The next thing I knew, there were crowds of people standing in line outside of the recreational center. When the doors opened, they all came in and quickly took their seats at the tables. Most of them came from the church; but some had wandered in off the streets. The pastor welcomed everyone and said the blessing, and soon there was a long line at the table to get the food.
I was in charge of the gravy and had great opportunities to talk with people as I poured the brownish, lumpy stuff all over their potatoes and stuffing. Some wanted me to "drown" all of their food in it.
It was an incredible sight to see so many underprivileged and poor families enjoying a warm and very delicious Thanksgiving meal. Not only that, but I was delighted to watch 20 of my volunteers interact with, serve and love these people.
Those who volunteered and were serving are all part of a small group ministry at our church. Each small group signed up for a specific area – a couple of the groups had gone out the day before to buy all the food, another group was in charge of setting up, another serving, etc.
"I don't get an opportunity to serve people regularly," says Anne, a volunteer. "To have the opportunity to give people food who really need it is incredible. Most people I know are not in need."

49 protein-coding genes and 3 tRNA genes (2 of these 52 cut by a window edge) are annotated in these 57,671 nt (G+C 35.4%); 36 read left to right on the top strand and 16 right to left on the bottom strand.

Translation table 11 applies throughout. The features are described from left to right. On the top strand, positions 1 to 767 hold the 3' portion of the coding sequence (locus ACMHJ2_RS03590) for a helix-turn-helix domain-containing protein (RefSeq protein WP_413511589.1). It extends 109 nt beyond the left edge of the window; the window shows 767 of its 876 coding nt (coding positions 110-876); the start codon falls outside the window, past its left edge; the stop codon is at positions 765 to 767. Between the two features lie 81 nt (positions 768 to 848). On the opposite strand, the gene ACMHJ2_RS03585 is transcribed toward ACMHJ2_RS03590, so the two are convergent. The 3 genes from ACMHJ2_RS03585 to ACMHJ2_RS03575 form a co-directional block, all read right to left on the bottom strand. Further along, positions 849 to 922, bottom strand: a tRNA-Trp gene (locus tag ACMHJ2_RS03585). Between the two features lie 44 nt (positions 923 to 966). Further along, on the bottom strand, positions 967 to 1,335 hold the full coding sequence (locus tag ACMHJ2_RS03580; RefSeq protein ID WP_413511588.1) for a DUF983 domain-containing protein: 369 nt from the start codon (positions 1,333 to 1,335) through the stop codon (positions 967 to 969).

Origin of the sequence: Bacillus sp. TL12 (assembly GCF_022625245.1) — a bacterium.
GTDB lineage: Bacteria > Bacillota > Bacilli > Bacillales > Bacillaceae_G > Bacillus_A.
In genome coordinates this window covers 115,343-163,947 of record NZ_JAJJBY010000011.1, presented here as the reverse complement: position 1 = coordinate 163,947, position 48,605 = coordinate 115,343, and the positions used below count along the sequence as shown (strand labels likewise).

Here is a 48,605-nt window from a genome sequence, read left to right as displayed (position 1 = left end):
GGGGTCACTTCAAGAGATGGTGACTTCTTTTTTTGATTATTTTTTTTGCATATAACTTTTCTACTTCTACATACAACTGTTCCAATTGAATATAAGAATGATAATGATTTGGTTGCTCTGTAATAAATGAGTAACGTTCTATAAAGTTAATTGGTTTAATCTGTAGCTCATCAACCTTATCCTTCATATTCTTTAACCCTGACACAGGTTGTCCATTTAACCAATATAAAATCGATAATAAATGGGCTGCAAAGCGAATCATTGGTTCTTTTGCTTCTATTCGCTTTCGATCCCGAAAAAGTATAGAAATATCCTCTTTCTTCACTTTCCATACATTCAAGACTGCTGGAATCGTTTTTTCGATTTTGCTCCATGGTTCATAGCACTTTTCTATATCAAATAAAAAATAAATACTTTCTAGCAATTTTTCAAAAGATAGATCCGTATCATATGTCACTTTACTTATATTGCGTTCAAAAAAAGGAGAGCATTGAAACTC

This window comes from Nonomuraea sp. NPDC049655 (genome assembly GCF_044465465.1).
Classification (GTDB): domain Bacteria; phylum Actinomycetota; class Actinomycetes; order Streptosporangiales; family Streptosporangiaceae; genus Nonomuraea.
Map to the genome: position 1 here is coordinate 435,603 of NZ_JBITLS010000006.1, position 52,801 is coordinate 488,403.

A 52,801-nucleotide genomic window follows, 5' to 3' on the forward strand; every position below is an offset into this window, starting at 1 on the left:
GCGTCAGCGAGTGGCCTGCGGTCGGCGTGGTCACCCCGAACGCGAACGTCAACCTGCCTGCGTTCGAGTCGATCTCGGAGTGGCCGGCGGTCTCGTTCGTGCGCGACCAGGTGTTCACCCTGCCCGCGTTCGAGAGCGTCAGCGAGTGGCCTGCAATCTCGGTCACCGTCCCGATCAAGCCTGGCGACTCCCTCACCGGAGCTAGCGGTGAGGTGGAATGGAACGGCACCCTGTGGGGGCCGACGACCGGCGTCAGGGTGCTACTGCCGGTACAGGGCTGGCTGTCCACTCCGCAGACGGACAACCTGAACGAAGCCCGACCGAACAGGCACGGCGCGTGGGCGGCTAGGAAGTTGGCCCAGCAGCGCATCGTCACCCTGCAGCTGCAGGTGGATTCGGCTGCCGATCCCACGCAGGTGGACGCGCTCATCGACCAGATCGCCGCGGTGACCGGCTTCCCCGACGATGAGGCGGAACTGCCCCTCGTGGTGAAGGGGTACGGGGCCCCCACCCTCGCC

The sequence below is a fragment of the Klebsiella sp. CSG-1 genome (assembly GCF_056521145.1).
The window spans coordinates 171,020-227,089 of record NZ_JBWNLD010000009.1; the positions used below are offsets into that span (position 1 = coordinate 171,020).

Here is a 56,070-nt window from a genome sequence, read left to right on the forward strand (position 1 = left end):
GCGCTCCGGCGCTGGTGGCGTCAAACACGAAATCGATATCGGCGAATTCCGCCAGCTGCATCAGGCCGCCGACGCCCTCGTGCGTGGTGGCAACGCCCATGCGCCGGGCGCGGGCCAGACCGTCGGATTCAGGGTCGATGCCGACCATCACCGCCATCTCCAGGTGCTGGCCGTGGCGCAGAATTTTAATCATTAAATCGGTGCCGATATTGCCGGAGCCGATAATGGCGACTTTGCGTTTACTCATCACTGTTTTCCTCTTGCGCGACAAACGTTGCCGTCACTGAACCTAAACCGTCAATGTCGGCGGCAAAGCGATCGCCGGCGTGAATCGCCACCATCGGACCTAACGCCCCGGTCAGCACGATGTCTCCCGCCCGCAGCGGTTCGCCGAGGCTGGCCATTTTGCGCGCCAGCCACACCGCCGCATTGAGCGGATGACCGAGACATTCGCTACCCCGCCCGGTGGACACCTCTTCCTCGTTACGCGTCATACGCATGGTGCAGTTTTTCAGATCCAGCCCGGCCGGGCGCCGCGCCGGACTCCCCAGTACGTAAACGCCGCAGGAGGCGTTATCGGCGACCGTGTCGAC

As a small groups pastor, my role is to connect people into groups in order for them to experience genuine, biblical community. But I see a problem among small groups that, if left unchecked, can cause group isolation. The problem is that small groups can become too "inwardly" focused. They concentrate on the needs within their group (and rightly so!), the spiritual growth of the group, and accountability. But if a group looks inward all the time, it can grow numb to the many needs that surround us in our world.
Our church is located just outside one of America's most dangerous cities. Though Detroit is only 20 minutes away , it seems like another world compared to the comforts and safety of suburbia. That is why our small group ministry has developed a partnership with this urban church.